‘The Wrongs and Crimes of the Poor’: the Urban Underworld of The Mysteries of London in Context

In his literary memoir of 1852, Lions: Living and Dead, John Ross Dix attributed the prodigious popularity of The Mysteries of London to the fact that the penny serial ‘ministered to the depraved appetites of the lower classes,’ while ‘murders, seductions, robberies, horrors of all sorts, spiced with the abuse of the upper orders, formed… Continue reading ‘The Wrongs and Crimes of the Poor’: the Urban Underworld of The Mysteries of London in Context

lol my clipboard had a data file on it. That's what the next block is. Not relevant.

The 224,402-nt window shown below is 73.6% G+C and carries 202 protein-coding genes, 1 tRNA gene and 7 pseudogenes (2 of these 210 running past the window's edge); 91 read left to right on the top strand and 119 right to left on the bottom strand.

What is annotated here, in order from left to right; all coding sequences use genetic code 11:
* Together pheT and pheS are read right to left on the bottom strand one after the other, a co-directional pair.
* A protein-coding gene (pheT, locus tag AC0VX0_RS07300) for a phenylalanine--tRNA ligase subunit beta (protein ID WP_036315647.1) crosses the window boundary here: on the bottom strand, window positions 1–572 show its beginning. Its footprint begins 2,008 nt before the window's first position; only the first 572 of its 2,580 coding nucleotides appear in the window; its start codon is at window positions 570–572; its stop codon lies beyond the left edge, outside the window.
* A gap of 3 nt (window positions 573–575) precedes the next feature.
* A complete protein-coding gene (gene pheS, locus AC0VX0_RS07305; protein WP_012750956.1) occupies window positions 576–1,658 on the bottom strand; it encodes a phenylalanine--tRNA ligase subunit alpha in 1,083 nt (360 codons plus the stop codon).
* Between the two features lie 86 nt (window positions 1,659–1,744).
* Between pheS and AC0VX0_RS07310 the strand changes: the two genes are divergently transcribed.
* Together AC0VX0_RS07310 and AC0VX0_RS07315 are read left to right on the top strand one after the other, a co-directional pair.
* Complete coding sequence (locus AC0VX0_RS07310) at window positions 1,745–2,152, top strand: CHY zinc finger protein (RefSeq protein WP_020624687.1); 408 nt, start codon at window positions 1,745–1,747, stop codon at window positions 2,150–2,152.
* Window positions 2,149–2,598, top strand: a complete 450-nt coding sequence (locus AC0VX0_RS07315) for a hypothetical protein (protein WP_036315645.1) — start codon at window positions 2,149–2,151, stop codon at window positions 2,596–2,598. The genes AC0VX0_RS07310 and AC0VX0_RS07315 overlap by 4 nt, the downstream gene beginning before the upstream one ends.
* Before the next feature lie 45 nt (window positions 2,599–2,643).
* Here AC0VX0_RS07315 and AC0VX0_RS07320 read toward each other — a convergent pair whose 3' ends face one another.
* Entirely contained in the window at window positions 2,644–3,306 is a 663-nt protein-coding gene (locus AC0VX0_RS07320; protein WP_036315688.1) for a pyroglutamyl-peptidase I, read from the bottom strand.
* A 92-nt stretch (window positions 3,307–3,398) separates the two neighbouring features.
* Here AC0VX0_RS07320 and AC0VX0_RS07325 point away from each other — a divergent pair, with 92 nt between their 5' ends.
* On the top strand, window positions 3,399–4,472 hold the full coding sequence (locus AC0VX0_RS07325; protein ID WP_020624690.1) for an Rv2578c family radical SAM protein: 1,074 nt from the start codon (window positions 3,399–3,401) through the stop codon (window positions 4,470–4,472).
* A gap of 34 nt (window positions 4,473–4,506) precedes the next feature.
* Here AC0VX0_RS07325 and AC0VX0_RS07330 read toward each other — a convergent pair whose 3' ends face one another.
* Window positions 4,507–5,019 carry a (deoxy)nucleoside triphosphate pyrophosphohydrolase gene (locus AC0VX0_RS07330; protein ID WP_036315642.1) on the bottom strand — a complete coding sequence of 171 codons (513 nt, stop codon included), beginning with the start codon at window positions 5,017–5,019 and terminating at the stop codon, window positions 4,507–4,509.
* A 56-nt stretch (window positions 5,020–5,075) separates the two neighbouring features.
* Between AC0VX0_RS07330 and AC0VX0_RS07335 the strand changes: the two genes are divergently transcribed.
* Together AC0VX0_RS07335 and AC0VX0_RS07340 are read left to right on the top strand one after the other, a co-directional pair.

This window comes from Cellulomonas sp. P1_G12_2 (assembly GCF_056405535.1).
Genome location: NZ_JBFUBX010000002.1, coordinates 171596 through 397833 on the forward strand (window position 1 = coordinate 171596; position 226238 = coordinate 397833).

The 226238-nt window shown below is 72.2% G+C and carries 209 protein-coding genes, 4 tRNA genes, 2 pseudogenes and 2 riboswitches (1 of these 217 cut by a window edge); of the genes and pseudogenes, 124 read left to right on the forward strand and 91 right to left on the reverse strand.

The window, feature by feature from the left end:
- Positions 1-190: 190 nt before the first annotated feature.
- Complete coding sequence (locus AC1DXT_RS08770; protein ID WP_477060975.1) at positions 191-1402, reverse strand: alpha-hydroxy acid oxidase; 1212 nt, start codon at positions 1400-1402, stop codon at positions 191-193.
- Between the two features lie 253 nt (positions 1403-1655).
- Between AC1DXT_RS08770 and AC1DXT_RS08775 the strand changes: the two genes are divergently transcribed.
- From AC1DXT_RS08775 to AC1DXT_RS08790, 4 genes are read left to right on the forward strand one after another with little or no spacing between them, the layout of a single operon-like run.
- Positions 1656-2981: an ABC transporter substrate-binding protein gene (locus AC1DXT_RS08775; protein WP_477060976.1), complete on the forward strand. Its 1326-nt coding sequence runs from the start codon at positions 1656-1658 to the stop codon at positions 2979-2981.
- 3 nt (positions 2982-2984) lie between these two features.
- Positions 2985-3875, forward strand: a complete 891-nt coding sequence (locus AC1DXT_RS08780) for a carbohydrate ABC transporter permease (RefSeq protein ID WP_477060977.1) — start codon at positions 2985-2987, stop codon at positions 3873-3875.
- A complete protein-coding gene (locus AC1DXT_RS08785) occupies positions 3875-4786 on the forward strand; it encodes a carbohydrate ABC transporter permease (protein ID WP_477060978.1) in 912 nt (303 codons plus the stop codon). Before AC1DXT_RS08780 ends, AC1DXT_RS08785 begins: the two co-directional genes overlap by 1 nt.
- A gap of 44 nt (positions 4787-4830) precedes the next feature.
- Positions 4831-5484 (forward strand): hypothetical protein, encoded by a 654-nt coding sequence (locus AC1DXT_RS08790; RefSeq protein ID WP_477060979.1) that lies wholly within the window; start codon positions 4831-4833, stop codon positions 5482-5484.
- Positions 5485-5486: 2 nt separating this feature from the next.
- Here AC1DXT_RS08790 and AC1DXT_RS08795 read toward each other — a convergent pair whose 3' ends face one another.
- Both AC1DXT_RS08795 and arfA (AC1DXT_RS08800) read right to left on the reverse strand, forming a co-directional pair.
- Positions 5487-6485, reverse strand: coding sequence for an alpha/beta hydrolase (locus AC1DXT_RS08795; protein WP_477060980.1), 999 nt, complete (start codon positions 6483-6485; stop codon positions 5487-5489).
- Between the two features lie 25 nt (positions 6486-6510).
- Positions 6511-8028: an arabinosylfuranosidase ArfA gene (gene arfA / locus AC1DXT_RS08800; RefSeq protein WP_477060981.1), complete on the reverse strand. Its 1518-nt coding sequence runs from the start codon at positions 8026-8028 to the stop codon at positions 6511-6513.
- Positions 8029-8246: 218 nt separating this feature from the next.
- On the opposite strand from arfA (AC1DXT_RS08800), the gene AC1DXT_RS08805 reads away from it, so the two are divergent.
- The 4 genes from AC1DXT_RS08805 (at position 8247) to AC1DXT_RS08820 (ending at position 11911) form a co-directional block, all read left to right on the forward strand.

The Man who wasn’t Dickens: A Profile of G.W.M. Reynolds (1818 – 1879)

‘If  “Mr G.W. Reynolds” be the Mr. Reynolds who is the author of the Mysteries of London, and who took the chair for a mob in Trafalgar Square before they set forth on a window-breaking expedition,’ wrote Charles Dickens in 1849, ‘I hold his to be a name with which no lady’s, and no gentleman’s,… Continue reading The Man who wasn’t Dickens: A Profile of G.W.M. Reynolds (1818 – 1879)